Chiswick at the Gallery

Saturday, 17 January 2015



It only feels like yesterday that I was reviewing Chiswick on the leafy streets of Woollahra. As with all restaurant empires; one has the irrepressible desire to divide, multiply and conquer. Matt Moran has seized a rare opportunity to give the restaurant at the Art Gallery of New South Wales a timely revamp, opening Chiswick at the Gallery late last year. For years I had ignored the fact there was an upstairs restaurant - reserved for the likes of functions and weddings. The Caesar salad from the café downstairs was starting to look like an old friend. But times are a changin'!


Props. A complete transformation of what was already a prime location overlooking the Woolloomooloo Finger Wharf Photo credit: Chiswick Restaurant

Moran has injected the gallery with a bit of the Eastern suburbs Chiswick vibe and I'd say it's pretty welcome. One of the most pleasing restaurant interiors I've seen in a long time, not a sprig of rosemary is out of place nor a picture frame askew. It's freakishly perfect here. And light! There is light streaming in from the two sides of floor to ceiling windows. A great relief from the squinty darkness we have been enduring for ages in many (too many) establishments.  


Petuna ocean trout gravlax, fennel, mustard, dill. A started which was flying out of the kitchen. The gravlax was divine, and the fennel salad a low-key side. I could eat this kind of thing all day every day

Perched high on a stool at the communal table we had a view into the kitchen - this is usually a favourite spot of mine to dine were it not for the constant, sometimes frantic cry of "Service!". Under the pump, the noise emanating from the kitchen competes with the dining room. It got a little distracting I must admit. To the menu, and all the Chiswick tried and tested favourites reappear like the slow-roasted Moran family lamb. It's got signature written all over it, if you can look past the $72 price tag. That's like 72 killer pythons from the old days (imagine the possibilities). There's a decent range of dishes on offer, so you can build up your own menu or try the set menu which often includes an entry ticket to the gallery. As an aside, the Pop to Popism exhibition was a nice meander through the decades of pop art.


Pumpkin ravioli, broccolini, lemon, raisins. Delicate house made ravioli with a sweet pumpkin filling and buttery sauce. Faultless. MAJOR highlight/deliciousness going on here

Battered flathead fillets, chips, tartare sauce. Ever trusty on a summer Sydney menu, this generous serving definitely hit the spot

Pan-fried salmon fillet, fennel, quinoa, dandelion. This mesmerising piece of tableware detracted from the beautiful simplicity of this dish. The salmon skin was lovely and crispy, albeit a bit overcooked on the inside (for me anyway). More fennel on the side tick tick tick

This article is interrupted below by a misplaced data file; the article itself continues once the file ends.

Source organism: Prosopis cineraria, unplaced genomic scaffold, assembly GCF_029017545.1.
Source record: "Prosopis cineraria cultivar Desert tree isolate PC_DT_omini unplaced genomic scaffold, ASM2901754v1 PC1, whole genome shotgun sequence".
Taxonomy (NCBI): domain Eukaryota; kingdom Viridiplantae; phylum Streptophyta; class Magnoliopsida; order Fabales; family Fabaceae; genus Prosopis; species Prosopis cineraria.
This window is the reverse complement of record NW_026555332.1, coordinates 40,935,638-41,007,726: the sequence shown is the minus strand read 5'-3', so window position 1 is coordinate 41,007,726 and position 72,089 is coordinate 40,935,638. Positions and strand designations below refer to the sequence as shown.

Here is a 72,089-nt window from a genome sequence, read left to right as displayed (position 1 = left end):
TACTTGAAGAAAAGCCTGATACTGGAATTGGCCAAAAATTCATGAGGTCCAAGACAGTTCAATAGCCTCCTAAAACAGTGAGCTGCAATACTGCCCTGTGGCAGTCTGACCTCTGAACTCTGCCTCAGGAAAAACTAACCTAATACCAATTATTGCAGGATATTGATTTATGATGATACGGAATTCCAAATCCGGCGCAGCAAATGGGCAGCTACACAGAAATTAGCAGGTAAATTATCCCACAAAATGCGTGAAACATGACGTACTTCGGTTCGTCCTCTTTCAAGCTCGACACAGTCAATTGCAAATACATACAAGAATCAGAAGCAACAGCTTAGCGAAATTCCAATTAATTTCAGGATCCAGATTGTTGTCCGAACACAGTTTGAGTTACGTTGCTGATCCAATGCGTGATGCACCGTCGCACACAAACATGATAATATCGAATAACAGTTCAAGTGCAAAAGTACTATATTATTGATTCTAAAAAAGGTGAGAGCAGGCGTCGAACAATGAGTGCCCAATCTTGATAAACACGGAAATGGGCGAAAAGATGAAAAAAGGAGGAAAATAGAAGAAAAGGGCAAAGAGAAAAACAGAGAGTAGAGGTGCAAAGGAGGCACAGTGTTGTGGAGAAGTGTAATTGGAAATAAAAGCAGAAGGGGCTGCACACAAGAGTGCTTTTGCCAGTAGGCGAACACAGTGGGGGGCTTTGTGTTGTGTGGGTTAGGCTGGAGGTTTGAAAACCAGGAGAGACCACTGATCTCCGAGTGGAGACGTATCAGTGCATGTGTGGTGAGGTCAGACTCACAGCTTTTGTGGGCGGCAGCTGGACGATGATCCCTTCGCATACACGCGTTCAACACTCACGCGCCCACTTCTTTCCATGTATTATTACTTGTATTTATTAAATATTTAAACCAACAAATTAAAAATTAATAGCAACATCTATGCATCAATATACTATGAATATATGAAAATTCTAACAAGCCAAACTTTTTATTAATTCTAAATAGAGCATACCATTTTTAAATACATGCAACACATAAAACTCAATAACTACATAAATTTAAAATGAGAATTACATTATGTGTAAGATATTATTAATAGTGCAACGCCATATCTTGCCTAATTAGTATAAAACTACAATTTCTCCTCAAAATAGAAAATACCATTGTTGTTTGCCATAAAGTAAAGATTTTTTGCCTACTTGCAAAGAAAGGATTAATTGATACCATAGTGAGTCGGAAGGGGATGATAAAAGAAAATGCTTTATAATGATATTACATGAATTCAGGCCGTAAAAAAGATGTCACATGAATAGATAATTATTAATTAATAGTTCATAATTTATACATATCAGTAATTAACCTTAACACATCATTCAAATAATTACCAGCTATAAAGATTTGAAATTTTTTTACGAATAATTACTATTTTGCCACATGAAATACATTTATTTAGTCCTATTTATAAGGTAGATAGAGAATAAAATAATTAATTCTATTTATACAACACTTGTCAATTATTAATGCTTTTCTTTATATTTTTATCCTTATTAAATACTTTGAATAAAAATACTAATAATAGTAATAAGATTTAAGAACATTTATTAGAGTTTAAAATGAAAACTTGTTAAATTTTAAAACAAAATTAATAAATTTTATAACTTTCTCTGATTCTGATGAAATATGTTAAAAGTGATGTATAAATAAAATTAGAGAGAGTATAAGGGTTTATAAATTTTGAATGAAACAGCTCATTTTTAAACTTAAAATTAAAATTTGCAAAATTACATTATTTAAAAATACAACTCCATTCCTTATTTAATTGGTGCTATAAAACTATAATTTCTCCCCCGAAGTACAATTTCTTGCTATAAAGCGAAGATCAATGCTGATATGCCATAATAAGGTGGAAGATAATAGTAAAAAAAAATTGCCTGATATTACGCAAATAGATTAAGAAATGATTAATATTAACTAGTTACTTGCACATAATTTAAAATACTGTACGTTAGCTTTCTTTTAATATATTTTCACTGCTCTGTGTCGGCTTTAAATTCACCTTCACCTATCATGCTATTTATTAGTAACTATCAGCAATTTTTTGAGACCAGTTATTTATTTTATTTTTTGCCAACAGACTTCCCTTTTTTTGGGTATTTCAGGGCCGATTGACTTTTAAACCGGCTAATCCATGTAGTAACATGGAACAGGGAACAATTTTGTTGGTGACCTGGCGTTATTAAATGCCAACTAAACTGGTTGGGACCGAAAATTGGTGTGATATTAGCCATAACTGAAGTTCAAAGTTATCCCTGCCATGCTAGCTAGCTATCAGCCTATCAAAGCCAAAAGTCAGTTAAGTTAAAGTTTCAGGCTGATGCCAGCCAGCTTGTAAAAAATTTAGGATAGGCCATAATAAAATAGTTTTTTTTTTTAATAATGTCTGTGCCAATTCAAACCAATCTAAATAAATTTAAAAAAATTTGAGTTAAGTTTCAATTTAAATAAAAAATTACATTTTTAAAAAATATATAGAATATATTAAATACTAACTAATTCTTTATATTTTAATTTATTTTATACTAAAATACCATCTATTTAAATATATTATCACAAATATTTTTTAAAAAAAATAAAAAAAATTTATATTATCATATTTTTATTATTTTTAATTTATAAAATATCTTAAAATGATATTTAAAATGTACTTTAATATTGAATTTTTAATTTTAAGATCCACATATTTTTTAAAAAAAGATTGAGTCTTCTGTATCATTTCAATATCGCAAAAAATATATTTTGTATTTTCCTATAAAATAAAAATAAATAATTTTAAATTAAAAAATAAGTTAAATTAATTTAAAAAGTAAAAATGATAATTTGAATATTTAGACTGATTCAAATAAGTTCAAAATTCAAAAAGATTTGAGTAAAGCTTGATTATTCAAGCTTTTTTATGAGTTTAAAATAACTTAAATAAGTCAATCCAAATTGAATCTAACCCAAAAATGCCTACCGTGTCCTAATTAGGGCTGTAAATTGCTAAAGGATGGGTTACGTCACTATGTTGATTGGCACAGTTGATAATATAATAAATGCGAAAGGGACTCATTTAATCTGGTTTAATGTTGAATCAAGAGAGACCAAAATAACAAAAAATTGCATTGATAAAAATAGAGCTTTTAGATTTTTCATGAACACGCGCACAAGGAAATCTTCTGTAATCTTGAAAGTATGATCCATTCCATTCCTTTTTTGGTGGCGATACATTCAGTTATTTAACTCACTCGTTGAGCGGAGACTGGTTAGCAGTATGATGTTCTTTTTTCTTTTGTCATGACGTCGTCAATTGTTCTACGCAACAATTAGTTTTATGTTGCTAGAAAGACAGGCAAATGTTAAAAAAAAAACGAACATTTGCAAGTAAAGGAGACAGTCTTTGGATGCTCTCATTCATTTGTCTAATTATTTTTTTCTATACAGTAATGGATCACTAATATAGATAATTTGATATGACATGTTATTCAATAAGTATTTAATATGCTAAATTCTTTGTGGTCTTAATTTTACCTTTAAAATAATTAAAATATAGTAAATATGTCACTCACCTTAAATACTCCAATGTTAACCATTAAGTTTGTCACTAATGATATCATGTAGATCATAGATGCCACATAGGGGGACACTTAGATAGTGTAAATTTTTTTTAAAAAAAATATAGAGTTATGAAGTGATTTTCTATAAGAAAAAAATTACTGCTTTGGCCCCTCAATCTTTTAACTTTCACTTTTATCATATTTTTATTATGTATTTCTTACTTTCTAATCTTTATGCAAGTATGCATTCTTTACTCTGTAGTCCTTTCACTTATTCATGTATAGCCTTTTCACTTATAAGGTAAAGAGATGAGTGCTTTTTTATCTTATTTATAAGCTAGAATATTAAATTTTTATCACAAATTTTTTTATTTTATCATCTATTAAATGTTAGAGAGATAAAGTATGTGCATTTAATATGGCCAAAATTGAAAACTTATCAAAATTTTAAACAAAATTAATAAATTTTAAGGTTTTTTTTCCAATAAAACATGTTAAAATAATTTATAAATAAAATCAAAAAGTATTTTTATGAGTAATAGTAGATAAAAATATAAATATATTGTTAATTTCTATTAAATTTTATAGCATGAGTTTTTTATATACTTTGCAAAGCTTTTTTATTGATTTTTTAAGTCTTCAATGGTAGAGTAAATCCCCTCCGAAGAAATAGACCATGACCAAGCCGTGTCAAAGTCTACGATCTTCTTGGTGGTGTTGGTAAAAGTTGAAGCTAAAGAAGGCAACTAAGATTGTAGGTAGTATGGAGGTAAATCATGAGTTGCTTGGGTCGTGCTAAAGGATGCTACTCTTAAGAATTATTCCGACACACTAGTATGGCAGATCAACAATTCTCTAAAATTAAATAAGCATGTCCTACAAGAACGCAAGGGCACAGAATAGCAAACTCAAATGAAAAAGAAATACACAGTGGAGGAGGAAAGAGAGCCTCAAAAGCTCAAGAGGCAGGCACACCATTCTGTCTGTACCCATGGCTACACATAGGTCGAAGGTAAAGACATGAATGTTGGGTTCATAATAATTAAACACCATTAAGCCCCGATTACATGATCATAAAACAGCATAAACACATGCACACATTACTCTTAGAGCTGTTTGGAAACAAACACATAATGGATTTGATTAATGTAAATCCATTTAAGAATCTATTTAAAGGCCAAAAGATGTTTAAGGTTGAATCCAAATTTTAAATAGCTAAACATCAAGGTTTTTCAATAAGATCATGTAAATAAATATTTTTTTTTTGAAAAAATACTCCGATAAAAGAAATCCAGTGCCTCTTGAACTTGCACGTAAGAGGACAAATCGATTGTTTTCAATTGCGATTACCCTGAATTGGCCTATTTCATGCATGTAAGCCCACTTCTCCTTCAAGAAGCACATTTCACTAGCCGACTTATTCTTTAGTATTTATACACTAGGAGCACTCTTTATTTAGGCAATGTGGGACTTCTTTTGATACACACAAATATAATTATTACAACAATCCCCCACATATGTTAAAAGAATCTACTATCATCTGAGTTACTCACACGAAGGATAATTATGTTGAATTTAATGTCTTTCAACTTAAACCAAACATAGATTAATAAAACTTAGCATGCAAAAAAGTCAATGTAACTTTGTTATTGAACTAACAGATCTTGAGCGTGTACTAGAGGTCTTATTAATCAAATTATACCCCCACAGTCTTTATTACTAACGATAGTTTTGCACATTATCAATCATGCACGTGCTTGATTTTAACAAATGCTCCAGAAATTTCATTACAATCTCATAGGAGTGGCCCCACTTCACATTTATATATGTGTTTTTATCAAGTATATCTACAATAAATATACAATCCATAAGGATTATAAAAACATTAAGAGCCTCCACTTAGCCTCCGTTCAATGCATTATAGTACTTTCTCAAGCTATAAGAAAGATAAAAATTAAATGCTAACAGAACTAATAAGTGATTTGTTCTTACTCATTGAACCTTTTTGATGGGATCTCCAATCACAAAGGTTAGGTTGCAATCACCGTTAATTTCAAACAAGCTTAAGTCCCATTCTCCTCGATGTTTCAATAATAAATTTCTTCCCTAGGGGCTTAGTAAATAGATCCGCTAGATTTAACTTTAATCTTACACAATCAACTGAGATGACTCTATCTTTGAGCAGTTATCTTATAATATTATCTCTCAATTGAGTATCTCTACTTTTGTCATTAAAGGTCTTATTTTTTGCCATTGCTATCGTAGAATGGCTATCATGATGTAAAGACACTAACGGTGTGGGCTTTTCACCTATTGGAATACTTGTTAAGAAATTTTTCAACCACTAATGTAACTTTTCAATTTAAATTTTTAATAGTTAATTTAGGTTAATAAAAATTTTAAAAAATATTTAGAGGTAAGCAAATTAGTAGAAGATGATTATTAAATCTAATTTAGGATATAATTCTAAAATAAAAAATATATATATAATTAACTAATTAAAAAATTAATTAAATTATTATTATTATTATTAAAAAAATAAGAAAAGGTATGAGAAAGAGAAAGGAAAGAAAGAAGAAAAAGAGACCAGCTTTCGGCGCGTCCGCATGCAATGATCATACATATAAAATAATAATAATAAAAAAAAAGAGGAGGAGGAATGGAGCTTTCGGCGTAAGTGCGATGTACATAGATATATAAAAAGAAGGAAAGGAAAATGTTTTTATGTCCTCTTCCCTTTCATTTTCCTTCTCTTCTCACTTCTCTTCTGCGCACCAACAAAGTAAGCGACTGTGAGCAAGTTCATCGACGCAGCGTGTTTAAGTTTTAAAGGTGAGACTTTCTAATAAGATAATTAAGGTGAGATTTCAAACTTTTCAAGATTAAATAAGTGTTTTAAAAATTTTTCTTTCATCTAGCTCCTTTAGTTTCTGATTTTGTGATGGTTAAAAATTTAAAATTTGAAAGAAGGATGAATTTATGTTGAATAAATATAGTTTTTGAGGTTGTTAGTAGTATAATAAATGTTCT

And a sweet to finish:

Chiswick chocolate mousse cake with candied orange peel. A layered mousse cake hides under the dusted outer shell. It's a winner for texture and a sure-hit with chocolate lovers (raise your hands)

Modelled off the Woollahra, kitchen garden prototype - the ladies who lunch will be very glad to have a CBD outpost a stone's throw from the botanical gardens. Chiswick may appear elitist but it exudes an easy-going attitude that makes you feel at home instantly.   Now that the AGNSW has a restaurant to rival The Pavilion across the road, those enviable views just got a little bit better. It'll cost you a pretty penny - but what doesn't these days.

Thanks for reading!
xGourmand
Chiswick at the Gallery on Urbanspoon

Civilian Bar & Kitchen

Monday, 12 January 2015



Happy new year readers! After a brief hiatus, I am ready and raring for a new year of foodie adventures. Let the games begin...

Say hello to your new friendly neighbourhood restaurant. Taking up residence where Universal left off (the old digs of Christine Manfield), Civilian Bar & Kitchen takes the fancy down a notch to deliver clever no fuss dining designed to share. Situated in the Republic 2 courtyard, along with the relentlessly packed Phamish; the outlook ain't half bad with an indoor/outdoor dining room and bar. With a relentless appetite for the 'next big thing', Sydneysiders are always on the lookout for one more bar/restaurant to have up their sleeve. Civilian certainly fits the bill.

Perfection from a dinky pork belly dish. Good stuff! Source: Mitch Lui for Broadsheet Sydney

It all starts with a pretty great cocktail menu. Divided into Darlo, Surry Hills, CBD and Bondi sections - there's something for everyone and for every mood. Personally I think I hit the jackpot ordering the Smoke n Salted Passionfruit Sour, but I'll let you be the judge.